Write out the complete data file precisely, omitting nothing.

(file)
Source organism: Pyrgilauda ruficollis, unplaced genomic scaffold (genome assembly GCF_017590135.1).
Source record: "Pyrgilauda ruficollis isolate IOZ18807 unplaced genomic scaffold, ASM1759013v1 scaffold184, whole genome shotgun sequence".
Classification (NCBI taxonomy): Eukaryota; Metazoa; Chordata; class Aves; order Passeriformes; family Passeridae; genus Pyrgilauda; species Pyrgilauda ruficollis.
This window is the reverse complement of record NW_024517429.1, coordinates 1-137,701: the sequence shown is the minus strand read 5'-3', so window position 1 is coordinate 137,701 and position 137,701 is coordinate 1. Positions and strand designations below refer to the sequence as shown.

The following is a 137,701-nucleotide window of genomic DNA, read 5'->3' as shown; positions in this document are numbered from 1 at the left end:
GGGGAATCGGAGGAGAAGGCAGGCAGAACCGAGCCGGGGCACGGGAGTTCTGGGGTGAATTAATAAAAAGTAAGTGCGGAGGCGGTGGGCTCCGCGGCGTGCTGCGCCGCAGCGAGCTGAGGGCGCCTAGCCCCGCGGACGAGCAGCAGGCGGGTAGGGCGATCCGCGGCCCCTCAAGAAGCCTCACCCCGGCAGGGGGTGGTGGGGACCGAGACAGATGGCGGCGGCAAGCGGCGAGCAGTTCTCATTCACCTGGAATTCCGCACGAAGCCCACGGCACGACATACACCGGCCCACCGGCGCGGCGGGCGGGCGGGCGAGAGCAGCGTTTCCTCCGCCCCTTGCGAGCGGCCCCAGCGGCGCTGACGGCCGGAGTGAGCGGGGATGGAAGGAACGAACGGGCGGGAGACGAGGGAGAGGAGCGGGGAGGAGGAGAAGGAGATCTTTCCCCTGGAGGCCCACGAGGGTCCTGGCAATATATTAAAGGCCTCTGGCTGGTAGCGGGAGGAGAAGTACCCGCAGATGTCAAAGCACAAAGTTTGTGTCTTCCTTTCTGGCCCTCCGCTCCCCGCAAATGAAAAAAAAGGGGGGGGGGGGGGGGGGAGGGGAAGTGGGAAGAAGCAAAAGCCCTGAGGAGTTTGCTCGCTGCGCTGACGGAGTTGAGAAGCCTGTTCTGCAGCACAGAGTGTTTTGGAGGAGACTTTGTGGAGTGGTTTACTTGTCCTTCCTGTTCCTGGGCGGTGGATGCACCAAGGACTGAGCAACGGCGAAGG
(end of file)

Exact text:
Source organism: Pyrgilauda ruficollis, unplaced genomic scaffold (genome assembly GCF_017590135.1).
Source record: "Pyrgilauda ruficollis isolate IOZ18807 unplaced genomic scaffold, ASM1759013v1 scaffold184, whole genome shotgun sequence".
Classification (NCBI taxonomy): Eukaryota; Metazoa; Chordata; class Aves; order Passeriformes; family Passeridae; genus Pyrgilauda; species Pyrgilauda ruficollis.
This window is the reverse complement of record NW_024517429.1, coordinates 1-137,701: the sequence shown is the minus strand read 5'-3', so window position 1 is coordinate 137,701 and position 137,701 is coordinate 1. Positions and strand designations below refer to the sequence as shown.

The following is a 137,701-nucleotide window of genomic DNA, read 5'->3' as shown; positions in this document are numbered from 1 at the left end:
GGGGAATCGGAGGAGAAGGCAGGCAGAACCGAGCCGGGGCACGGGAGTTCTGGGGTGAATTAATAAAAAGTAAGTGCGGAGGCGGTGGGCTCCGCGGCGTGCTGCGCCGCAGCGAGCTGAGGGCGCCTAGCCCCGCGGACGAGCAGCAGGCGGGTAGGGCGATCCGCGGCCCCTCAAGAAGCCTCACCCCGGCAGGGGGTGGTGGGGACCGAGACAGATGGCGGCGGCAAGCGGCGAGCAGTTCTCATTCACCTGGAATTCCGCACGAAGCCCACGGCACGACATACACCGGCCCACCGGCGCGGCGGGCGGGCGGGCGAGAGCAGCGTTTCCTCCGCCCCTTGCGAGCGGCCCCAGCGGCGCTGACGGCCGGAGTGAGCGGGGATGGAAGGAACGAACGGGCGGGAGACGAGGGAGAGGAGCGGGGAGGAGGAGAAGGAGATCTTTCCCCTGGAGGCCCACGAGGGTCCTGGCAATATATTAAAGGCCTCTGGCTGGTAGCGGGAGGAGAAGTACCCGCAGATGTCAAAGCACAAAGTTTGTGTCTTCCTTTCTGGCCCTCCGCTCCCCGCAAATGAAAAAAAAGGGGGGGGGGGGGGGGGGAGGGGAAGTGGGAAGAAGCAAAAGCCCTGAGGAGTTTGCTCGCTGCGCTGACGGAGTTGAGAAGCCTGTTCTGCAGCACAGAGTGTTTTGGAGGAGACTTTGTGGAGTGGTTTACTTGTCCTTCCTGTTCCTGGGCGGTGGATGCACCAAGGACTGAGCAACGGCGAAGG